Tips for smallholders
How well do you know your responsibilities as a smallholder? Julia Thorley offers a checklist
Some of the responsibilities that fall to all landowners, no matter how small their plots, come under the banner of common courtesy. Some, however, have legal implications.
Rights of way
The official government guidance is: As the owner or occupier of land with a public right of way across it, you must keep the route visible and not obstruct or endanger users. A right of way can mean a footpath, bridleway, restricted byway or one open to all traffic. Your local authority will be able to confirm whether there is a right of way over your land and what category it is. You must leave the official way markers in place, but you can also add your own, if the path isn’t clear.
The government website www.gov.uk/guidance/public-rights-of-way-landownerresponsibilities has full details of what you can and can’t do, including such fine detail as the exact measurements of paths and boundaries. Broadly speaking, though, you’re not allowed to obstruct a right of way with a temporary or permanent structure (and that includes a locked gate) and you must keep vegetation under control.
If you have any animals on your smallholding, you will already be keeping them safe from predators and passing chancers, for the benefit of the animals and your own peace of mind. By law, however, bulls of recognised dairy breeds over 10 months of age must not be kept in a field that has a public right of way running through it. Other breeds of that age must be in a field with cows or heifers if there is public access. If a bull is in the field, there must be a notice to that effect.
Horses may be kept loose in fields crossed by public rights of way, as long as they are not known to be dangerous. If your smallholding is on land run by an allotment society it may well have its own local rules in respect of what birds and animals may be kept in the field and under what conditions.
If you want to use a shotgun for pest control, you will need to apply to your local police authority. They will need to be sure that you intend to use and store your shotgun safely, and will check that you plan to buy something of the appropriate power and calibre for your needs. If approved, your firearms certificate will be valid for five years and you will need it to buy ammunition.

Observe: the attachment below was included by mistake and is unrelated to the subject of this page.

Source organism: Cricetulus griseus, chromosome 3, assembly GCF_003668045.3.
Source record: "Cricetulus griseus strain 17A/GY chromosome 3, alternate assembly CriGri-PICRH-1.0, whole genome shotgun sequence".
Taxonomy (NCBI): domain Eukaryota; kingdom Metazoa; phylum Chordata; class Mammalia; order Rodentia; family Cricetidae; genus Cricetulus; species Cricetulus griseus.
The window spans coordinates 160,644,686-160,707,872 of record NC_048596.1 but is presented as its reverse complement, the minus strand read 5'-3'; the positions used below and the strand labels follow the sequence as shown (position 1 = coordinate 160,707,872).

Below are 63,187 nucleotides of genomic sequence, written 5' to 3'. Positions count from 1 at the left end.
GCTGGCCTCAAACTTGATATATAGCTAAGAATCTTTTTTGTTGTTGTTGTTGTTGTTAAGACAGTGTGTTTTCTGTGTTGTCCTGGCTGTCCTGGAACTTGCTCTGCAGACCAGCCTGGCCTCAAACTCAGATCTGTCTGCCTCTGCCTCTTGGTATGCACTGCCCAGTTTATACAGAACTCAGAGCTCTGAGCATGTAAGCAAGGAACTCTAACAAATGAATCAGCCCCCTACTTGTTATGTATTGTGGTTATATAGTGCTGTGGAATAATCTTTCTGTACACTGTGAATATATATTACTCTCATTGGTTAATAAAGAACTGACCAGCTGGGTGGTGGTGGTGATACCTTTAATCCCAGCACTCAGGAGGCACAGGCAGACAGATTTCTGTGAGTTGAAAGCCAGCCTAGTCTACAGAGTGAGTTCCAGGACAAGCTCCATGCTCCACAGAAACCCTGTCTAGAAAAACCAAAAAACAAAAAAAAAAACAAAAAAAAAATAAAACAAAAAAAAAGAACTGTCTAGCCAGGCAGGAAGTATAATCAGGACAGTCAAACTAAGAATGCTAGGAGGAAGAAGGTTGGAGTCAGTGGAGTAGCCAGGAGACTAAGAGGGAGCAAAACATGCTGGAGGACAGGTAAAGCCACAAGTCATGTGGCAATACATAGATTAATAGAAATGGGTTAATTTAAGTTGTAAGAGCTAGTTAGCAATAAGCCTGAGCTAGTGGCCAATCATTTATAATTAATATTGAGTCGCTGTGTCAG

The police will also direct you in safe use and storage of your firearm. It goes without saying, I hope, that you should never shoot over a footpath, although there is no legal minimum distance in relation to shooting near to a footpath. You may shoot as close to it as is safe and sensible. Your firearms
certificate will define the land over which you are permitted to shoot.
Caring for the environment
Your smallholding is providing you with food and perhaps you depend on it for your livelihood. Even so, consider the effects of your actions on the environment and try to live in harmony with it. If possible, leave the odd patch here and there unmanaged.
If you want to move or remove a hedging boundary, you might need permission. Your local authority can advise you of its criteria, such as the length and importance of the hedge. If a hedge is less than 20m long and could be classed as domestic, you don’t need permission, but it’s worth checking if you’re in any doubt. Some individual trees might be subject to a preservation order. Again, your local authority will know.
Hedgerows without gaps are better for wildlife, such as birds, insects, butterflies, amphibians and reptiles, and mammals such as dormice and bats. You must not do any work on hedges and trees that might harm nesting birds or destroy their nests. For most species this means during the main nesting and breeding season from March 1 to August 31. If pruning or cutting back any native tree or plant that has nuts or berries on it, try to leave some uncut for the wildlife.
If you suspect you have protected species living on your land, such as bats or some reptiles, check with a wildlife surveyor – start with your local authority – who will be able to advise you on what you should and shouldn’t do. Some plants are also protected, for example fen orchids.
Finally, get to know your neighbours; repair shared boundaries promptly and make sure your bad habits, such as the occasional weeding lapse, don’t affect other people. It makes sense to keep an eye out for strangers and damage, and to encourage your neighbours to let you know if they see anything they think needs your attention.
You’re not allowed to obstruct a right of way
Know the rules about rights of way
Check whether you need a firearms certificate
Know the rules about keeping a bull in a field with a public right of way running through it
Hedgerows without gaps are better for widlife